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Our Story

It was in the early 70’s when John and Carol Krena began taking camping trips out west to explore the deserts of Colorado, Arizona, and New Mexico. During their travels they were exposed to, and fell in love with, the art and jewelry of Native Americans in the Southwest. As their appreciation for this rich culture grew, they fed their curiosity by learning how to distinguish quality pieces and immersed themselves in diverse forms of art.

Upon returning home after each adventure, Carol would wear some of the jewelry they had collected and received continual compliments from people for its exotic beauty. Before long, friends were asking John and Carol to pick up a necklace, or a pair of earrings for them the next time they traveled. Realizing people’s interest in these works of art, they began to buy a small amount of inventory to sell to individuals and local markets. The pair started to wonder, “Could we open a gallery? Would this work?” The idea became an obsession and their passion ultimately pulled everything together. In 1974, John quit his job at the steel mill and in a small shop on Walnut Street, Four Winds Trading Post opened its doors to the people of Pittsburgh, Pennsylvania.

Over the years, John, Carol, and Jody Vignale, an original member of the Four Winds team, created a venue not just to access high quality Native American art, but also to expose this radiant culture to the East.

Four Winds diligently works to hold space for extraordinary antique works of art and jewelry along with the wisdom and allegories that follow them. Four Winds also curates a selection of exciting contemporary pieces, showcasing how the past influences the future.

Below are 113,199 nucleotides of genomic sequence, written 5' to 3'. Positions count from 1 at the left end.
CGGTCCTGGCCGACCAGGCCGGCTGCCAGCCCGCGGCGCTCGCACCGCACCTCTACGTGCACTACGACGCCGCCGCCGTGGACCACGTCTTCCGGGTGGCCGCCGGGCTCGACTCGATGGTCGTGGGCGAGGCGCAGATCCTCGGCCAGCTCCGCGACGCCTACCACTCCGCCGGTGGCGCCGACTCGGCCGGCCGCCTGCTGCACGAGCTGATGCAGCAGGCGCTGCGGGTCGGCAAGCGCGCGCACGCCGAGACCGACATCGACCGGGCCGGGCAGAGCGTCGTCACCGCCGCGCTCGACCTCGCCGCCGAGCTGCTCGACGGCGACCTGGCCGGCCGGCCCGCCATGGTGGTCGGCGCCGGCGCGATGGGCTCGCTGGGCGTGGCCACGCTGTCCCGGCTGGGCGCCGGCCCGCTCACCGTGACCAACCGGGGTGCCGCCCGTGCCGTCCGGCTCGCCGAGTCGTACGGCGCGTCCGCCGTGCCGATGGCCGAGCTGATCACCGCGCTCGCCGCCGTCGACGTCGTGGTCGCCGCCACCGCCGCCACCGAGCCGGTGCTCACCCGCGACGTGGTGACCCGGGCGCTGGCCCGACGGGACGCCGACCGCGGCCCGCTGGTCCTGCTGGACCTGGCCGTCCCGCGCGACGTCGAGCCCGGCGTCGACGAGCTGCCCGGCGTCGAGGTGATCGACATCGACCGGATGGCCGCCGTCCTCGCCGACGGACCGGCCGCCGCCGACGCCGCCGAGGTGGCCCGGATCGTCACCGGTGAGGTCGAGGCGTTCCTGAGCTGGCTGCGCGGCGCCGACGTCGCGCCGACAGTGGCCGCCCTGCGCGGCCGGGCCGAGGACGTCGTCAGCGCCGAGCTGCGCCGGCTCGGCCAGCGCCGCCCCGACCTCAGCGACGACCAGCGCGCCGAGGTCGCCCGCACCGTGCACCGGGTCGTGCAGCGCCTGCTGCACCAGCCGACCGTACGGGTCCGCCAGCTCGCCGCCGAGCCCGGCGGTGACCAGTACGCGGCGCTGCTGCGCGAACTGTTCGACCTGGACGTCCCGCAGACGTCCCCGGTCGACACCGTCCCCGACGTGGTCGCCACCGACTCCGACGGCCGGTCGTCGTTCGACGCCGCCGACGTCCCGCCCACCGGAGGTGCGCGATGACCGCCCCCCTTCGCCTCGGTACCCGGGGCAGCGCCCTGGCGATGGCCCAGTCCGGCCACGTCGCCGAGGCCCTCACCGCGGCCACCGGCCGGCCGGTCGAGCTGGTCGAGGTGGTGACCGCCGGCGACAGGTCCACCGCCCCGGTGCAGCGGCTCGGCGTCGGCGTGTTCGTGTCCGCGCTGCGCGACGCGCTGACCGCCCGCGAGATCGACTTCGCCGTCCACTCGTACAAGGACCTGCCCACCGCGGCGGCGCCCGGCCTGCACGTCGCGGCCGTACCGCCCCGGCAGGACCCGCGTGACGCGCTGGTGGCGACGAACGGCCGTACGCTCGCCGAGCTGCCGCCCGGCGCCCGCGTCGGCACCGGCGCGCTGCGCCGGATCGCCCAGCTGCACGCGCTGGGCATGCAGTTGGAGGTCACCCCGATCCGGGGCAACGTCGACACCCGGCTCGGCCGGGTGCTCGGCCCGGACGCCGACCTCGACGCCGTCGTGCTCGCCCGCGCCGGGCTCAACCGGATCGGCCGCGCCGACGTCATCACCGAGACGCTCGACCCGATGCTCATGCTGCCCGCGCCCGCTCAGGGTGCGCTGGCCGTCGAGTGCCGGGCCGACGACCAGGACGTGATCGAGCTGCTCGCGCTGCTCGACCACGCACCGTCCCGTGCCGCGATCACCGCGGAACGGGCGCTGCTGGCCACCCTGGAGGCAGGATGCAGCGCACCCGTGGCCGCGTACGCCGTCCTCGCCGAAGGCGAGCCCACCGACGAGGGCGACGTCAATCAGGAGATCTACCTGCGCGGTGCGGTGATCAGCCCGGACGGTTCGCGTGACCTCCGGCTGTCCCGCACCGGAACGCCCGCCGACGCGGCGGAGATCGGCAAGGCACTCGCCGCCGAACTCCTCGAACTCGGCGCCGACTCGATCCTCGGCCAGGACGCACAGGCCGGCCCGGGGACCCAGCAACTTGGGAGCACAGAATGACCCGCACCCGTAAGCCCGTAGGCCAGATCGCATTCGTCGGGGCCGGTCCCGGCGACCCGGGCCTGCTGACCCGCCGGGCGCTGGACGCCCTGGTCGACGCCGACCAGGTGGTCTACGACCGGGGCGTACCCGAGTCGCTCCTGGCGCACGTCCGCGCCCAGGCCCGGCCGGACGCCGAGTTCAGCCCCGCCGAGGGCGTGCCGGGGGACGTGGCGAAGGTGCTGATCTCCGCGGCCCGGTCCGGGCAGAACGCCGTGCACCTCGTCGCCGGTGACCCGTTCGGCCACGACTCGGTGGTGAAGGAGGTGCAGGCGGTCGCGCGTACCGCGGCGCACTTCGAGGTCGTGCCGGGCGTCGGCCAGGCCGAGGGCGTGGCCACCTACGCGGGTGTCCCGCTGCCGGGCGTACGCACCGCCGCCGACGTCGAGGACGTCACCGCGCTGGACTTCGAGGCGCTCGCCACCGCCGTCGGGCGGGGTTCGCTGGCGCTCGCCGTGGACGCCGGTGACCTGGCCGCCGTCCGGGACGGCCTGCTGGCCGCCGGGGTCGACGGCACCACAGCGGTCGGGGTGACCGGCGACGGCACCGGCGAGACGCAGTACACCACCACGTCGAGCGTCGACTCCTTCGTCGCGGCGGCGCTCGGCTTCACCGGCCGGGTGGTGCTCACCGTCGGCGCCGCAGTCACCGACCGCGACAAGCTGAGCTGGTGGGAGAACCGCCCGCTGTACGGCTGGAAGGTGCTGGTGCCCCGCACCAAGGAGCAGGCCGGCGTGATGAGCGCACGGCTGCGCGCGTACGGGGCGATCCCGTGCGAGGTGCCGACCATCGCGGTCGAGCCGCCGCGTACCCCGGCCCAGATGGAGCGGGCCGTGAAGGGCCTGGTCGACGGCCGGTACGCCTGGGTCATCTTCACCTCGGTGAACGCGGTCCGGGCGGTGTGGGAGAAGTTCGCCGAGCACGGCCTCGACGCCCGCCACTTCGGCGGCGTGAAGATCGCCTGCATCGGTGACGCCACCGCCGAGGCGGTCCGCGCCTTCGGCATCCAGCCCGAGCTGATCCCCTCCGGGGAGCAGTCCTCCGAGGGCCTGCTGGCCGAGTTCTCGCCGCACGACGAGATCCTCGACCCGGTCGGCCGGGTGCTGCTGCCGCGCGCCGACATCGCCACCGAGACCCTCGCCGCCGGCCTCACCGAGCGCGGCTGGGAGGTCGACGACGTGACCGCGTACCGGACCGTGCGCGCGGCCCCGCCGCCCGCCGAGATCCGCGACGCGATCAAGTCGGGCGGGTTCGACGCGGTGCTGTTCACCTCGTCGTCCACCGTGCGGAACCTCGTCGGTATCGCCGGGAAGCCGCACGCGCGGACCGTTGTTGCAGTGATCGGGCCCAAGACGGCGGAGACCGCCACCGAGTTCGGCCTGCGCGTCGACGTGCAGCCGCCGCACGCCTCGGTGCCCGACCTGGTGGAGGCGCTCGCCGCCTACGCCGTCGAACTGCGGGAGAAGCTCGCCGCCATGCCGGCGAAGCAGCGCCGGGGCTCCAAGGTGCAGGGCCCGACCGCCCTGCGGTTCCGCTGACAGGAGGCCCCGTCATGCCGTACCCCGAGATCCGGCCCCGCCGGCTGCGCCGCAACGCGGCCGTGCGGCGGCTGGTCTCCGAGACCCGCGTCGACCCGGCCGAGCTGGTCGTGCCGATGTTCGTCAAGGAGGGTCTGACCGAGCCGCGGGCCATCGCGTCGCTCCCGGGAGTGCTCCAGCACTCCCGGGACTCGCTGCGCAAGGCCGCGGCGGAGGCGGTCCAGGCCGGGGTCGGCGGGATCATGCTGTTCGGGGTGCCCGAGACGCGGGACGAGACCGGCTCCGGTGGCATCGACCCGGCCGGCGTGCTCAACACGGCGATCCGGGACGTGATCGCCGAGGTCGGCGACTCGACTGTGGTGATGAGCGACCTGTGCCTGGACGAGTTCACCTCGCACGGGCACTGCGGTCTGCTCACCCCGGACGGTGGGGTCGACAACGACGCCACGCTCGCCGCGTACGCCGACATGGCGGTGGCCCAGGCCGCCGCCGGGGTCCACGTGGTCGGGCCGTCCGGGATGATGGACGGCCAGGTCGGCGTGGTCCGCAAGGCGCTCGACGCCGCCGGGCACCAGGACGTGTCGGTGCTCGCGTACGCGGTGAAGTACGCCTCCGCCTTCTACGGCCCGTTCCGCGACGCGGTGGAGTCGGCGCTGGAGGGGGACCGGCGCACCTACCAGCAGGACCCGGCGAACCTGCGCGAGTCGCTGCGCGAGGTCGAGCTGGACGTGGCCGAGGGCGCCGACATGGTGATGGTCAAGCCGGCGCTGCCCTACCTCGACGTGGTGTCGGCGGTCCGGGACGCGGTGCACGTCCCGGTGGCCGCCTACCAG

It has been paramount to the Four Winds family to build valuable relationships with the artists they choose to represent. Knowing the artists intimately fosters a compassion for creativity and pursues a conversation between the maker and the admirer. With Four Winds acting as a fulcrum, information and ideas pass through a network, helping its artists achieve by offering them a platform to grow.

As part of the Pittsburgh community, the gallery has repeatedly organized art exhibitions since opening, helping to secure the bonds between artist, curator, and customer. It’s this connection of energy, curiosity, passion, and fierce respect of Native American culture that is the prevailing current of Four Winds.  Leaving you with the Navajo blessing: May You Always Walk in Beauty.